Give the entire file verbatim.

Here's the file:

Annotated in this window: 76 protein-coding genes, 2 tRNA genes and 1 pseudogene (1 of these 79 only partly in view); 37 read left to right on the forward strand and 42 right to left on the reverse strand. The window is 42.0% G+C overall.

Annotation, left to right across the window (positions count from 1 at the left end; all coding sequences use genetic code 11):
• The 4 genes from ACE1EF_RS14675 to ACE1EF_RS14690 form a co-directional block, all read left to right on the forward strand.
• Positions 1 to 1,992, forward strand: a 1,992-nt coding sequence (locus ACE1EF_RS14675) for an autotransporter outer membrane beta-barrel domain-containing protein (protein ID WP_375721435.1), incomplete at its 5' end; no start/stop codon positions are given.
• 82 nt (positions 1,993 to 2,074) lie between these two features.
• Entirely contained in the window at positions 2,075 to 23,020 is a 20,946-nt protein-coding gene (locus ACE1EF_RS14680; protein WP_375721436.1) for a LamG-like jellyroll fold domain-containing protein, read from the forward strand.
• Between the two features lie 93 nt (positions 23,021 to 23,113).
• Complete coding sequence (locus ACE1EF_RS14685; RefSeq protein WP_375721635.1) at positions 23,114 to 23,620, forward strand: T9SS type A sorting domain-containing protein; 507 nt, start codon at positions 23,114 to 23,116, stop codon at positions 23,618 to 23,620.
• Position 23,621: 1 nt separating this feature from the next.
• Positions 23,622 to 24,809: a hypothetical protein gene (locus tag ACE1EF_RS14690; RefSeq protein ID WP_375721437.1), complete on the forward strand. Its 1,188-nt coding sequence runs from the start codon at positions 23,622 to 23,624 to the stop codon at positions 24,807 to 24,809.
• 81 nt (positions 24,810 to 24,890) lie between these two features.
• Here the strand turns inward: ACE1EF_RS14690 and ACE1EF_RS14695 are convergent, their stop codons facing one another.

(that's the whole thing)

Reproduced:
Annotated in this window: 76 protein-coding genes, 2 tRNA genes and 1 pseudogene (1 of these 79 only partly in view); 37 read left to right on the forward strand and 42 right to left on the reverse strand. The window is 42.0% G+C overall.

Annotation, left to right across the window (positions count from 1 at the left end; all coding sequences use genetic code 11):
• The 4 genes from ACE1EF_RS14675 to ACE1EF_RS14690 form a co-directional block, all read left to right on the forward strand.
• Positions 1 to 1,992, forward strand: a 1,992-nt coding sequence (locus ACE1EF_RS14675) for an autotransporter outer membrane beta-barrel domain-containing protein (protein ID WP_375721435.1), incomplete at its 5' end; no start/stop codon positions are given.
• 82 nt (positions 1,993 to 2,074) lie between these two features.
• Entirely contained in the window at positions 2,075 to 23,020 is a 20,946-nt protein-coding gene (locus ACE1EF_RS14680; protein WP_375721436.1) for a LamG-like jellyroll fold domain-containing protein, read from the forward strand.
• Between the two features lie 93 nt (positions 23,021 to 23,113).
• Complete coding sequence (locus ACE1EF_RS14685; RefSeq protein WP_375721635.1) at positions 23,114 to 23,620, forward strand: T9SS type A sorting domain-containing protein; 507 nt, start codon at positions 23,114 to 23,116, stop codon at positions 23,618 to 23,620.
• Position 23,621: 1 nt separating this feature from the next.
• Positions 23,622 to 24,809: a hypothetical protein gene (locus tag ACE1EF_RS14690; RefSeq protein ID WP_375721437.1), complete on the forward strand. Its 1,188-nt coding sequence runs from the start codon at positions 23,622 to 23,624 to the stop codon at positions 24,807 to 24,809.
• 81 nt (positions 24,810 to 24,890) lie between these two features.
• Here the strand turns inward: ACE1EF_RS14690 and ACE1EF_RS14695 are convergent, their stop codons facing one another.